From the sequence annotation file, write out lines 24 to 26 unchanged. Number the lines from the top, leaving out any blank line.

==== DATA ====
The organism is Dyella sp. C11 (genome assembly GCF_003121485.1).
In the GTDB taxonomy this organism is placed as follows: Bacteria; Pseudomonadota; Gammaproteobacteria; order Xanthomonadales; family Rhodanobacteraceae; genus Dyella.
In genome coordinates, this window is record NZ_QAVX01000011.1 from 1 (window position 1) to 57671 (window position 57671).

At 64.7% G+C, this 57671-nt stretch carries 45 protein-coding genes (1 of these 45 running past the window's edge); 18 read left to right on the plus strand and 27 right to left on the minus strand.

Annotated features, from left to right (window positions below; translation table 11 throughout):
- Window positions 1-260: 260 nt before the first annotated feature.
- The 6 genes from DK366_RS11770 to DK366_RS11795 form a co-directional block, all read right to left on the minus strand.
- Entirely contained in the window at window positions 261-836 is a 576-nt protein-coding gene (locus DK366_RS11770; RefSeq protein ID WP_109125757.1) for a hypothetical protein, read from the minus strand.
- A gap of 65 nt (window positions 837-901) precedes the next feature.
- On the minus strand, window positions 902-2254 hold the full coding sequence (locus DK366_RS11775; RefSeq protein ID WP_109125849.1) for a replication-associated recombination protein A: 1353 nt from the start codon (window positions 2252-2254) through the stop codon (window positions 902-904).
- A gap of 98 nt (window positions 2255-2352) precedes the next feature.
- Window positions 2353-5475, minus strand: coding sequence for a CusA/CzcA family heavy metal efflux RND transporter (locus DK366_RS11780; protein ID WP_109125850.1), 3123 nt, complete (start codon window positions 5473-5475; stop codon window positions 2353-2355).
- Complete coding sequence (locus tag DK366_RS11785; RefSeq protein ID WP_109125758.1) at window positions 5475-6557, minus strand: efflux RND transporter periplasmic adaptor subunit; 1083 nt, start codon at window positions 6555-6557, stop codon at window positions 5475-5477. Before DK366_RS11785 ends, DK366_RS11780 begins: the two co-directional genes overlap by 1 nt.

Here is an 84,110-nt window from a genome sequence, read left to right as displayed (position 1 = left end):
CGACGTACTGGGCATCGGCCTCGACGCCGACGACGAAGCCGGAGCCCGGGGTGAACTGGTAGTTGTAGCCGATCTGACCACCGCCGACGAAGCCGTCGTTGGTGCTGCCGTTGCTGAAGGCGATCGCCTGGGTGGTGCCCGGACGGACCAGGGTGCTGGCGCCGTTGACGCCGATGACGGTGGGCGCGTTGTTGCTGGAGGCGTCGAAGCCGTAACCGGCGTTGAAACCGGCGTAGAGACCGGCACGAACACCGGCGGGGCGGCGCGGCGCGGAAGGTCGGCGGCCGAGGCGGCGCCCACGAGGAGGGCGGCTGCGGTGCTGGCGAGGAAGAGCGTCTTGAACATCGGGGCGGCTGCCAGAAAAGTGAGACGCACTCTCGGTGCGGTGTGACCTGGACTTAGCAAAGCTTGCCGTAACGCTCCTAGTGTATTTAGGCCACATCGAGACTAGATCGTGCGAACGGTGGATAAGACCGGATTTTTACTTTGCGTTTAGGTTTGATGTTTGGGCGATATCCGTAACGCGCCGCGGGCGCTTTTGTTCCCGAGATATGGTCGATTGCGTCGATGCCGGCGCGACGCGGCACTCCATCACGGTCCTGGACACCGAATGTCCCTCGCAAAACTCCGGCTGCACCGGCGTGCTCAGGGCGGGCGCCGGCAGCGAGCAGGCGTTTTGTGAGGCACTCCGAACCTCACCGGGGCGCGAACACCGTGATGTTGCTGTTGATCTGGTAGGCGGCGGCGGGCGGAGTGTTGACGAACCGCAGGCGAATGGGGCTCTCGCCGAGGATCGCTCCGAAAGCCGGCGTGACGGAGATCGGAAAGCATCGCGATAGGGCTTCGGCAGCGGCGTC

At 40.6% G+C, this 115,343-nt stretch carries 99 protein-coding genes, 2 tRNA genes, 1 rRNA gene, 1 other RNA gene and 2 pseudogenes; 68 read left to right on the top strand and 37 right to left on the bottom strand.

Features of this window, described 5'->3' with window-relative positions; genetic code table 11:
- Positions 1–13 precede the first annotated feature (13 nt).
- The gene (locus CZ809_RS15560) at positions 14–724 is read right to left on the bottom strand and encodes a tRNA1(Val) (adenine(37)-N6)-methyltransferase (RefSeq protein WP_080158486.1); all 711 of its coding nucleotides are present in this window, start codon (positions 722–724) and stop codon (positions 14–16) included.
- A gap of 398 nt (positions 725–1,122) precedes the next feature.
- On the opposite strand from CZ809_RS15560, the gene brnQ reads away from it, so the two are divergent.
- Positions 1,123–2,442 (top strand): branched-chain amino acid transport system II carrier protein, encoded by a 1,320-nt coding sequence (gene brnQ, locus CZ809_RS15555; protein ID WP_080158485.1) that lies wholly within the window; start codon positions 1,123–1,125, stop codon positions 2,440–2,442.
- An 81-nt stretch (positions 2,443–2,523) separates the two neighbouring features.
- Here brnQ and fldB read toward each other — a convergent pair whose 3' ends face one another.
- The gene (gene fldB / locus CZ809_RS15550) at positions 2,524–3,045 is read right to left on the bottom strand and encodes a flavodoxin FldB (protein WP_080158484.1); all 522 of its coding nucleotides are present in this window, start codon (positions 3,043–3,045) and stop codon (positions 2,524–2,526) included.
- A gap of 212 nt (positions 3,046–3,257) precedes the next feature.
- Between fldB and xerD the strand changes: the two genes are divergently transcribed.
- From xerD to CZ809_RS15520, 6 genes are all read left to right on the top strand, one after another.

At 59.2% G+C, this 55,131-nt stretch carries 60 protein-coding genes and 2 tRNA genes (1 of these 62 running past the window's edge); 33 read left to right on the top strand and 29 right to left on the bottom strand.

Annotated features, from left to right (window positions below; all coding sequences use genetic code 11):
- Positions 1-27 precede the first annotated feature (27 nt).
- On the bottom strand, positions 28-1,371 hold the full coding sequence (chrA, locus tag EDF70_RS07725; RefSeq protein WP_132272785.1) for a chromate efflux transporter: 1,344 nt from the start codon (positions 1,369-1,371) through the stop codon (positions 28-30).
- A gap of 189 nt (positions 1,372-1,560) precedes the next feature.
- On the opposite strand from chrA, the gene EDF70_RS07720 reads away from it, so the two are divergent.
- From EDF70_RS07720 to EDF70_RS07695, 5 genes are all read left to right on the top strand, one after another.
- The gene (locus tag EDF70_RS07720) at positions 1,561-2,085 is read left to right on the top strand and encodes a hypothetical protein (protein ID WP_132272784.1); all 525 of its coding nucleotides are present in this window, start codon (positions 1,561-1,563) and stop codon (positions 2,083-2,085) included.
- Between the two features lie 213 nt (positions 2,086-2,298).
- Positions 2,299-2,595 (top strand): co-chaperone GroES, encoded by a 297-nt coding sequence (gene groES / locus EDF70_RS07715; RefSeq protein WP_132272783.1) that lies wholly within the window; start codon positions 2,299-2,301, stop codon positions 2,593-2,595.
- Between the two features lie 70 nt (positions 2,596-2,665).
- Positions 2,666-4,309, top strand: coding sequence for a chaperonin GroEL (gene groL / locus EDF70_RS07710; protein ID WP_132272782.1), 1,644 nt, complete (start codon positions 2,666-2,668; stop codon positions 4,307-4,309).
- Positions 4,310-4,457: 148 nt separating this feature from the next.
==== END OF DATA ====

- Here brnQ and fldB read toward each other — a convergent pair whose 3' ends face one another.
- The gene (gene fldB / locus CZ809_RS15550) at positions 2,524–3,045 is read right to left on the bottom strand and encodes a flavodoxin FldB (protein WP_080158484.1); all 522 of its coding nucleotides are present in this window, start codon (positions 3,043–3,045) and stop codon (positions 2,524–2,526) included.
- A gap of 212 nt (positions 3,046–3,257) precedes the next feature.